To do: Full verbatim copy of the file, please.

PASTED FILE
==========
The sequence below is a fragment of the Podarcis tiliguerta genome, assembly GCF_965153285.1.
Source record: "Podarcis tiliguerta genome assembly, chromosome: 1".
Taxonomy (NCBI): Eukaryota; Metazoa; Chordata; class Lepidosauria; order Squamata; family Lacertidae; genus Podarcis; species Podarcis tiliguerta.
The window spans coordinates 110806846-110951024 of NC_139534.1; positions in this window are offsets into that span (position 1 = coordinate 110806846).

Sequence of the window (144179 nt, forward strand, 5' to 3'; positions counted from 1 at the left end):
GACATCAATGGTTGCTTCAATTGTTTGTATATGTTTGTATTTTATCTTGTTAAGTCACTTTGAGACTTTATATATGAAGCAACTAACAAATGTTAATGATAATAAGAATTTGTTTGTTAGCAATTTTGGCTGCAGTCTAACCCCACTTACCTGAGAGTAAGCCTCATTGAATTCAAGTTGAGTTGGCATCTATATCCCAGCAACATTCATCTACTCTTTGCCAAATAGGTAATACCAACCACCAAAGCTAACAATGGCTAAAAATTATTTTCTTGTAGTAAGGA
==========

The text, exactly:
The sequence below is a fragment of the Podarcis tiliguerta genome, assembly GCF_965153285.1.
Source record: "Podarcis tiliguerta genome assembly, chromosome: 1".
Taxonomy (NCBI): Eukaryota; Metazoa; Chordata; class Lepidosauria; order Squamata; family Lacertidae; genus Podarcis; species Podarcis tiliguerta.
The window spans coordinates 110806846-110951024 of NC_139534.1; positions in this window are offsets into that span (position 1 = coordinate 110806846).

Sequence of the window (144179 nt, forward strand, 5' to 3'; positions counted from 1 at the left end):
GACATCAATGGTTGCTTCAATTGTTTGTATATGTTTGTATTTTATCTTGTTAAGTCACTTTGAGACTTTATATATGAAGCAACTAACAAATGTTAATGATAATAAGAATTTGTTTGTTAGCAATTTTGGCTGCAGTCTAACCCCACTTACCTGAGAGTAAGCCTCATTGAATTCAAGTTGAGTTGGCATCTATATCCCAGCAACATTCATCTACTCTTTGCCAAATAGGTAATACCAACCACCAAAGCTAACAATGGCTAAAAATTATTTTCTTGTAGTAAGGA